Much like its intentions at the time of start, GraphQL is excellent for situations where developers are trying to lessen the amount of data being retrieved by their own frontend application. By means of instance, if you are trying to make an experience available to users in very rural areas where their bandwidth is constrained, GraphQL will aid in attaining those clients. Moreover, GraphQL allows for each and every application to recuperate only the discrete data that it needs to execute its purpose, making each application lightweight.

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When is GraphQL not the ideal alternative?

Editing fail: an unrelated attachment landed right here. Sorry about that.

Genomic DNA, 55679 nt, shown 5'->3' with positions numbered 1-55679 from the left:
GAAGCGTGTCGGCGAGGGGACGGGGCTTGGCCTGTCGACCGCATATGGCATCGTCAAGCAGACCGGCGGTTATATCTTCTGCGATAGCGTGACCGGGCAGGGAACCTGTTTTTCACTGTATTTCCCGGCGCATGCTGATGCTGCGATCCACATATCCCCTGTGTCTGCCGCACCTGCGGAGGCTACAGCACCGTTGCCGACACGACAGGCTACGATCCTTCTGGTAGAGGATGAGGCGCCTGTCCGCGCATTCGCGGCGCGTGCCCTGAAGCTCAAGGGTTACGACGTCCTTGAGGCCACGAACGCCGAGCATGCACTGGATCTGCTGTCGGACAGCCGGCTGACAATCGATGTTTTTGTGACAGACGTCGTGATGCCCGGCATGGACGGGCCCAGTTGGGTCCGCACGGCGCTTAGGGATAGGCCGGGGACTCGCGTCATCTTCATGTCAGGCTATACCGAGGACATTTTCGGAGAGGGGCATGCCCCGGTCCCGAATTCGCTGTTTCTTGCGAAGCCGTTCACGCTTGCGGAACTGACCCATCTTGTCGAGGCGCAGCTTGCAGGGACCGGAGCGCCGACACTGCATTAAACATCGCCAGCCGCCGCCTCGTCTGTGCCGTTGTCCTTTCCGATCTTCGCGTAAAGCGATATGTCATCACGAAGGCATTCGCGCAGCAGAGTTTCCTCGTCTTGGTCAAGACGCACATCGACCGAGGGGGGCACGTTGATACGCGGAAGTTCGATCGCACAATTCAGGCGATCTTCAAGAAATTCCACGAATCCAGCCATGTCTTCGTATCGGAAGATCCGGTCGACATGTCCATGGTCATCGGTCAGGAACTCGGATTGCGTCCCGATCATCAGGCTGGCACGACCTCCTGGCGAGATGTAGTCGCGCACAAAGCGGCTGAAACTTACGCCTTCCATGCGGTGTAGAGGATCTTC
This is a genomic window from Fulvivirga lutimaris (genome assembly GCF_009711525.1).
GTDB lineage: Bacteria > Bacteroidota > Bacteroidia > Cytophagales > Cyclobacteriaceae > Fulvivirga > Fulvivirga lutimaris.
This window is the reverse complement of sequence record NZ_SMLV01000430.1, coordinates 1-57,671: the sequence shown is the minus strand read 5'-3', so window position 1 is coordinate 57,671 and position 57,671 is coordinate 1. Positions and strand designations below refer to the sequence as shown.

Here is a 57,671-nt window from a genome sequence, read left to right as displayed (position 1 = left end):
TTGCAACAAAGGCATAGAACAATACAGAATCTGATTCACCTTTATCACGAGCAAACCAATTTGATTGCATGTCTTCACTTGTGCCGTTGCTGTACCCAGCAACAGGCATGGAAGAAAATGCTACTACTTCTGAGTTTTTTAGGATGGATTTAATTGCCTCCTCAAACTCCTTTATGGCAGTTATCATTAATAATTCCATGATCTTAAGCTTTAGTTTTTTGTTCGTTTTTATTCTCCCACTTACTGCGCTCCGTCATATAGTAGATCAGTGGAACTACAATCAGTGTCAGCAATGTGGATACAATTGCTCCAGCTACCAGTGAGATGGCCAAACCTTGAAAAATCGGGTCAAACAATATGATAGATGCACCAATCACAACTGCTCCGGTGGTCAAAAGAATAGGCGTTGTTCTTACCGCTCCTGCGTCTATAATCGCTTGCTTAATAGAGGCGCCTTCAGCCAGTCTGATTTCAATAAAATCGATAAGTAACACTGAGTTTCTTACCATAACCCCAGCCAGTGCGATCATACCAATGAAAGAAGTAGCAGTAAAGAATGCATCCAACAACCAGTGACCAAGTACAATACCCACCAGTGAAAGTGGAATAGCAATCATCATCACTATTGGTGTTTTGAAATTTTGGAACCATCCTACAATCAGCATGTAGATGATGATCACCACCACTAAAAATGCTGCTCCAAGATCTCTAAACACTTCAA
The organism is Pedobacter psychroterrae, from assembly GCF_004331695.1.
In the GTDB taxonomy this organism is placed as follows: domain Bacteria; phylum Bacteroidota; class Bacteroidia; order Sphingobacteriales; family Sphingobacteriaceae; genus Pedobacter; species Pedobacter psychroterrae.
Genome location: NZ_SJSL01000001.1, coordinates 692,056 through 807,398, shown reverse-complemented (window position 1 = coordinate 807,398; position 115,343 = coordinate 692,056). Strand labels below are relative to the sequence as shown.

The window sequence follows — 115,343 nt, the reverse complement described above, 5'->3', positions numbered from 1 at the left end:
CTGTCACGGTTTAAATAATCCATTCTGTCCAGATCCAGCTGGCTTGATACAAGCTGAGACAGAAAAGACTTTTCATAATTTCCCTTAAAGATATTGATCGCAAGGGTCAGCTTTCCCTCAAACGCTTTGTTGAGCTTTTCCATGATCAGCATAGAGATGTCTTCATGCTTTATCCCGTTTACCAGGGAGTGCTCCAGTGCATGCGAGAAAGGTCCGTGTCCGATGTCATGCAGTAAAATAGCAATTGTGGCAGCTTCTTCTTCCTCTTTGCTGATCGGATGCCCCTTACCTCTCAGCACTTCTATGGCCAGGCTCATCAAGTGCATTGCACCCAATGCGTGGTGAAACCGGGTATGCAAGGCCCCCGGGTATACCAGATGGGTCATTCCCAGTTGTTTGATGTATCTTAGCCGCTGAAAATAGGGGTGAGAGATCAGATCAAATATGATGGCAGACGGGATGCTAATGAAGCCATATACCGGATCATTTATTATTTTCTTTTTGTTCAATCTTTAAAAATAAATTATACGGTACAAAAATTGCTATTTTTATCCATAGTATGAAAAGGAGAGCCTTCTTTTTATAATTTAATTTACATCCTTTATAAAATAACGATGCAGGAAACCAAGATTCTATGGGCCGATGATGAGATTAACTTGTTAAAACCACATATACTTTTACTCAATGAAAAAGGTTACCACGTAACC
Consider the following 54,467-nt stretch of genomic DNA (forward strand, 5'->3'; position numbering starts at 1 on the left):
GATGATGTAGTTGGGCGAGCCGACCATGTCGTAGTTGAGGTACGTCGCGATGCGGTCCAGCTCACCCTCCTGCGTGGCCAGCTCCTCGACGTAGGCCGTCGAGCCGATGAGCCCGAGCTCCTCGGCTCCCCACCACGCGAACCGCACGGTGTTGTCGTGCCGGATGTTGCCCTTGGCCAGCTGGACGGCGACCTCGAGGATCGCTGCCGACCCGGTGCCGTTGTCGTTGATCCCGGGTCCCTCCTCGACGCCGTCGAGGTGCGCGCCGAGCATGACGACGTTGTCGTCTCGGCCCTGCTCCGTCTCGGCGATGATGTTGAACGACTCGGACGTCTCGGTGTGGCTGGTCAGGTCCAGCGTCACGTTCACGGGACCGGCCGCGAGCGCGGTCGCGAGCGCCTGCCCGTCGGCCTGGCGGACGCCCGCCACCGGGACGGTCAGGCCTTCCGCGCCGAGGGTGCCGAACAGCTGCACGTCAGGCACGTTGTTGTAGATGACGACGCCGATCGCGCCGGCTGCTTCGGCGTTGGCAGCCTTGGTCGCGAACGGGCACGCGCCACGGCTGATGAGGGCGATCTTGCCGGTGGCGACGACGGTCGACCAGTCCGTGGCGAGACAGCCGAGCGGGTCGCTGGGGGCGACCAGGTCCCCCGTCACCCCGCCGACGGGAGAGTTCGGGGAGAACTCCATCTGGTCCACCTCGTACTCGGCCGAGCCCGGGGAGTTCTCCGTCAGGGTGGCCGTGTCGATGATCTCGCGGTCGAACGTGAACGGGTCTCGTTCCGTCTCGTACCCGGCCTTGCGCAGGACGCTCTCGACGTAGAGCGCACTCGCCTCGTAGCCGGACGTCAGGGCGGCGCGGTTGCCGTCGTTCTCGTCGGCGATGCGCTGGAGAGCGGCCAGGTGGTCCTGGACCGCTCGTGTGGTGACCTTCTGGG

In the domain of performance and efficiencies, GraphQL has a lot of promise. Still, it’s far from being a silver bullet, and like REST APIs, developers will have to adhere to best practices–more so than with REST APIs–to be sure that the approach lives up to the hype. By means of instance, simply because the information is provided to the front end is more streamlined does not indicate the retrieval of the information is more compact. If multiple resources and multiple fields will have to be obtained, they will need to be accessed via REST API or GraphQL. Additionally, due to the nature of GraphQL, it can get challenging to comprehend SaaS platform intake, compared to RESTful applications measure resource requests. Consumers of SaaS application using GraphQL can suddenly reach their API rate limits, seeing their functionality their costs increase. Last, there’s a missing piece to the puzzle: how can you execute any business condition or logic that is unique to your company that’s not found in the out of the box commerce functionality of your eCommerce platform? With GraphQL, this logic is going to need to reside in the frontend application. With numerous frontend applications, companies will see an explosion of custom business logic either residing in the frontend application or a backend for frontend (BFF), each of which existing maintenance complexity similar to that of a monolith.